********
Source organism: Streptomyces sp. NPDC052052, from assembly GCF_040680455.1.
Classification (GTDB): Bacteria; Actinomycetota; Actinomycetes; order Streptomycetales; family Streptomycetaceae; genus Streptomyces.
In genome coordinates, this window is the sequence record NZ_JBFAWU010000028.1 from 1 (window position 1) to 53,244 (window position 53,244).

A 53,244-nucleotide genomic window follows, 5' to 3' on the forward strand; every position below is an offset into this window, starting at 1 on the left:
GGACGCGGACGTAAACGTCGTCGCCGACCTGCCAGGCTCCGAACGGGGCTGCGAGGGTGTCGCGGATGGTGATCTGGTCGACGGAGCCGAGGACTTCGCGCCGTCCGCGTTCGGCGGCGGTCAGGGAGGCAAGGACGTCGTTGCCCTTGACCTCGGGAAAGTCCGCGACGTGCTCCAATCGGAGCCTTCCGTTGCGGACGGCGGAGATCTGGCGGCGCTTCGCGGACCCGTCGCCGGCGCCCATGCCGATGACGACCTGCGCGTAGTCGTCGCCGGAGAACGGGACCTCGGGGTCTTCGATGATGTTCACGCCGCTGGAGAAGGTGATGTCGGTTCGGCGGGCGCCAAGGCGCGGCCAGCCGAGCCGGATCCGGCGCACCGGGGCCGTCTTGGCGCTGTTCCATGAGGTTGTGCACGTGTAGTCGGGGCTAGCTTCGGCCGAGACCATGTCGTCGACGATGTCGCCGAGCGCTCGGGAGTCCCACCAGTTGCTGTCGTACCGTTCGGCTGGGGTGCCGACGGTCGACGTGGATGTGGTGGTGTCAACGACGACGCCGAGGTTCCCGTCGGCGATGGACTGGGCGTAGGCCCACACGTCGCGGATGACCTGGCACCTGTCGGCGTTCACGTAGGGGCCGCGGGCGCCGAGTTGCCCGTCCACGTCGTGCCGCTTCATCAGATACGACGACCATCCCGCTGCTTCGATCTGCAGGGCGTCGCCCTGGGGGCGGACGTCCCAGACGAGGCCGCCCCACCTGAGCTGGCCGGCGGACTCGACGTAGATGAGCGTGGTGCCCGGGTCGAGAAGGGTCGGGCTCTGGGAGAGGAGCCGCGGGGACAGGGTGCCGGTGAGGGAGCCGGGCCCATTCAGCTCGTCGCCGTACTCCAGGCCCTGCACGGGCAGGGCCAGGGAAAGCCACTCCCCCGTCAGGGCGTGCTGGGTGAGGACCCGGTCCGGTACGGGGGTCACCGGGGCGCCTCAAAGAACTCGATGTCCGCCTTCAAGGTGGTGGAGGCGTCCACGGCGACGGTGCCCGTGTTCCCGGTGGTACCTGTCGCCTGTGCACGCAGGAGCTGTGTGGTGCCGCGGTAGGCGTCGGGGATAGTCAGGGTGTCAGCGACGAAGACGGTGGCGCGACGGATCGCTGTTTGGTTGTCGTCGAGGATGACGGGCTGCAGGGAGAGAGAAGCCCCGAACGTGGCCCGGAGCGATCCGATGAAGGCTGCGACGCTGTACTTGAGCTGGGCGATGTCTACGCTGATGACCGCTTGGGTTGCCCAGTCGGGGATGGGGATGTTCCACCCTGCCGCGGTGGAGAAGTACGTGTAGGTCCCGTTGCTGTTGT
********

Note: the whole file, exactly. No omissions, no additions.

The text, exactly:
Source organism: Streptomyces sp. NPDC052052, from assembly GCF_040680455.1.
Classification (GTDB): Bacteria; Actinomycetota; Actinomycetes; order Streptomycetales; family Streptomycetaceae; genus Streptomyces.
In genome coordinates, this window is the sequence record NZ_JBFAWU010000028.1 from 1 (window position 1) to 53,244 (window position 53,244).

A 53,244-nucleotide genomic window follows, 5' to 3' on the forward strand; every position below is an offset into this window, starting at 1 on the left:
GGACGCGGACGTAAACGTCGTCGCCGACCTGCCAGGCTCCGAACGGGGCTGCGAGGGTGTCGCGGATGGTGATCTGGTCGACGGAGCCGAGGACTTCGCGCCGTCCGCGTTCGGCGGCGGTCAGGGAGGCAAGGACGTCGTTGCCCTTGACCTCGGGAAAGTCCGCGACGTGCTCCAATCGGAGCCTTCCGTTGCGGACGGCGGAGATCTGGCGGCGCTTCGCGGACCCGTCGCCGGCGCCCATGCCGATGACGACCTGCGCGTAGTCGTCGCCGGAGAACGGGACCTCGGGGTCTTCGATGATGTTCACGCCGCTGGAGAAGGTGATGTCGGTTCGGCGGGCGCCAAGGCGCGGCCAGCCGAGCCGGATCCGGCGCACCGGGGCCGTCTTGGCGCTGTTCCATGAGGTTGTGCACGTGTAGTCGGGGCTAGCTTCGGCCGAGACCATGTCGTCGACGATGTCGCCGAGCGCTCGGGAGTCCCACCAGTTGCTGTCGTACCGTTCGGCTGGGGTGCCGACGGTCGACGTGGATGTGGTGGTGTCAACGACGACGCCGAGGTTCCCGTCGGCGATGGACTGGGCGTAGGCCCACACGTCGCGGATGACCTGGCACCTGTCGGCGTTCACGTAGGGGCCGCGGGCGCCGAGTTGCCCGTCCACGTCGTGCCGCTTCATCAGATACGACGACCATCCCGCTGCTTCGATCTGCAGGGCGTCGCCCTGGGGGCGGACGTCCCAGACGAGGCCGCCCCACCTGAGCTGGCCGGCGGACTCGACGTAGATGAGCGTGGTGCCCGGGTCGAGAAGGGTCGGGCTCTGGGAGAGGAGCCGCGGGGACAGGGTGCCGGTGAGGGAGCCGGGCCCATTCAGCTCGTCGCCGTACTCCAGGCCCTGCACGGGCAGGGCCAGGGAAAGCCACTCCCCCGTCAGGGCGTGCTGGGTGAGGACCCGGTCCGGTACGGGGGTCACCGGGGCGCCTCAAAGAACTCGATGTCCGCCTTCAAGGTGGTGGAGGCGTCCACGGCGACGGTGCCCGTGTTCCCGGTGGTACCTGTCGCCTGTGCACGCAGGAGCTGTGTGGTGCCGCGGTAGGCGTCGGGGATAGTCAGGGTGTCAGCGACGAAGACGGTGGCGCGACGGATCGCTGTTTGGTTGTCGTCGAGGATGACGGGCTGCAGGGAGAGAGAAGCCCCGAACGTGGCCCGGAGCGATCCGATGAAGGCTGCGACGCTGTACTTGAGCTGGGCGATGTCTACGCTGATGACCGCTTGGGTTGCCCAGTCGGGGATGGGGATGTTCCACCCTGCCGCGGTGGAGAAGTACGTGTAGGTCCCGTTGCTGTTGT